Skip to main content

National Track and Field Championships Start Today

by Brett Larner

The 2013 Japanese National Track and Field Championships kick off today at western Tokyo's Ajinomoto Stadium, three days of top-level domestic action with places on the national team for August's Moscow World Championships at stake.  The Federation set multi-tiered standards for Worlds qualification this year.  Any athlete with an A-standard mark who wins their event will automatically be on the team.  Likewise for any athlete clearing an ambitious set of special qualifying marks, in many cases better than the Japanese national records, and finishes in the top eight.  Any other A or B-standard athlete who makes the top three will also be given consideration.

Below is a quick guide to the Day One finals with the best head-to-head competitions and the most people likely to go on to Moscow.  Click here for complete entry lists.  JRN will be on-site to cover the meet each day, so check back for detailed coverage as the weekend progresses.

Women's 10000 m - June 7
Hitomi Niiya (Team Univ. Ent.) ran 30:59.19 at last summer's London Olympics and comes into Nationals as the only woman with a valid A-standard.  Having broken the Federation's special qualifying mark of 31:12.79 she is guaranteed a place in Moscow if she finishes in the top eight.  That should be a given, but she has been out of competition since a disastrous run at this year's World Cross Country Championships and is a large question mark.  Likewise for junior national record holder Megumi Kinukawa (Mizuno), on the list with a best of 31:10.02 but out of sight since last year's Olympic Trials.  Ayumi Hagiwara (Team Uniqlo) looks like the favorite, just missing the A-standard at the Payton Jordan Cardinal Invitational in 31:45.29 but coming in strong.  1500 m national record holder Yuriko Kobayashi (Team Toyota Jidoshokki) also holds a B-standard mark and could be in competition for a place if she is at full fitness after returning from training with American coach James Li.  Likewise for Yuko Shimizu (Team Sekisui Kagaku), holder of an A-standard 31:43.25 best but entering Nationals just off the B-standard in 32:07.70.  37-year-old Mari Ozaki (Team Noritz) is the only other woman in the field to have ever broken the A-standard but holds a season best of only 32:20.98.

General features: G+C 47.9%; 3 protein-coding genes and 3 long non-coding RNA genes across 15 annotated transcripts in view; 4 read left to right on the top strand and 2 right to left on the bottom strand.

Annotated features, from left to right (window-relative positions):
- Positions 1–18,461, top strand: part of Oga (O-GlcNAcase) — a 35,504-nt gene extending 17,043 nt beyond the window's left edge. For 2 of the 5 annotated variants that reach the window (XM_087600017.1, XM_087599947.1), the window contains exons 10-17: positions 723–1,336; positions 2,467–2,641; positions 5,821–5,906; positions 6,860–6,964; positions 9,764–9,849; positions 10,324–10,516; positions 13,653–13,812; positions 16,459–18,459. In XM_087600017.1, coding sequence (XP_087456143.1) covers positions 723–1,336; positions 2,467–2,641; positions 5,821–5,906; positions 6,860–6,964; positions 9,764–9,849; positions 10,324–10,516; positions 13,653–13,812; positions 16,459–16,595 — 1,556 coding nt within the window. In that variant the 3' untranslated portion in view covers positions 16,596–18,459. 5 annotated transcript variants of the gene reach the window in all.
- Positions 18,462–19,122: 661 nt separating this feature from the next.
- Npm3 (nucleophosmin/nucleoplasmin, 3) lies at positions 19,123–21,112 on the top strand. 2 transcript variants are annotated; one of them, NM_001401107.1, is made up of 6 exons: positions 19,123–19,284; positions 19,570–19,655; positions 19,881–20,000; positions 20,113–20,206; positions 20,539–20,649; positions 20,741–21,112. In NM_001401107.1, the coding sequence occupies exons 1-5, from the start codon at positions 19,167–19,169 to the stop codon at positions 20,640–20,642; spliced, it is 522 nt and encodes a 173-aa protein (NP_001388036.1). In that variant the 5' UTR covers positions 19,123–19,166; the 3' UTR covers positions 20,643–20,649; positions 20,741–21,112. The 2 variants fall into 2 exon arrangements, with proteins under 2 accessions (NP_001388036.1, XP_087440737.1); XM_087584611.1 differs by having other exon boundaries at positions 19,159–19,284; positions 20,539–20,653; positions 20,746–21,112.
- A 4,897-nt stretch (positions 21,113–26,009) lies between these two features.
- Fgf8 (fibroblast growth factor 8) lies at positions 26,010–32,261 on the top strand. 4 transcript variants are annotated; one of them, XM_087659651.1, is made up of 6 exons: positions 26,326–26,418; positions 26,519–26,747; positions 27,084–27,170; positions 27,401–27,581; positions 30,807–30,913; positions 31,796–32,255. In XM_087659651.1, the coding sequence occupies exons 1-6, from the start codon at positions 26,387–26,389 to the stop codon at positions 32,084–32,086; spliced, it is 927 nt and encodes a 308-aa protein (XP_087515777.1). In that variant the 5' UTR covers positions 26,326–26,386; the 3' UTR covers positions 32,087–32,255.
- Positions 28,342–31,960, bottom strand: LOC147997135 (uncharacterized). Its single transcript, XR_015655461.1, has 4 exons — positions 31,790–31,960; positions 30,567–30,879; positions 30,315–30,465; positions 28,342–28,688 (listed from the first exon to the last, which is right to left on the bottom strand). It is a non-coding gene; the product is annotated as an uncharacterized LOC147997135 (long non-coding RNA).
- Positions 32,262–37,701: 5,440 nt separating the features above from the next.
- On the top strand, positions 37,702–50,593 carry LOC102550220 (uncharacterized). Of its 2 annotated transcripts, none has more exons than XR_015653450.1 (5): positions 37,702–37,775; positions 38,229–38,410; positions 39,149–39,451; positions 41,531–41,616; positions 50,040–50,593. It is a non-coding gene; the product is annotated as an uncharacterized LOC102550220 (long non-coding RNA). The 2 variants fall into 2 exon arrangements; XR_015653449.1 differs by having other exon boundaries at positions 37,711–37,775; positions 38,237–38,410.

Men's 3000 mSC - June 7
No Japanese men have hit the 8:32.00 World Championships B-standard, but past national champions Jun Shinoto (Team Sanyo Tokushu Seiko) and Tsuyoshi Takeda (Suzuki Hamamatsu AC) have both improved their bests this season and are just a step away, Shinoto at 8:32.79 and Takeda at 8:33.48.  A good one-on-one race could see the victor make it.

Men's Pole Vault - June 7
Three men, Daichi Sawano (Team Fujitsu), Seito Yamamoto (Chukyo Univ.) and Hiroki Ogita (Mizuno) have hit the 5.70 m A-standard mark, and with their nearest competition at only the 5.40 m level all three should make the national team if they go 1-2-3.

Women's Javelin Throw - June 7
Holding down the women's side of the current golden era of Japanese javelin, Yuki Ebihara (Suzuki Hamamatsu AC) set a national record of 62.83 m to clear the A-standard this season.  A top three finish will get her to Moscow, and with the next best competitor, Yuka Sato (Higashi Osaka Univ.), just under the B-standard in 59.22 m there isn't much chance of that not happening.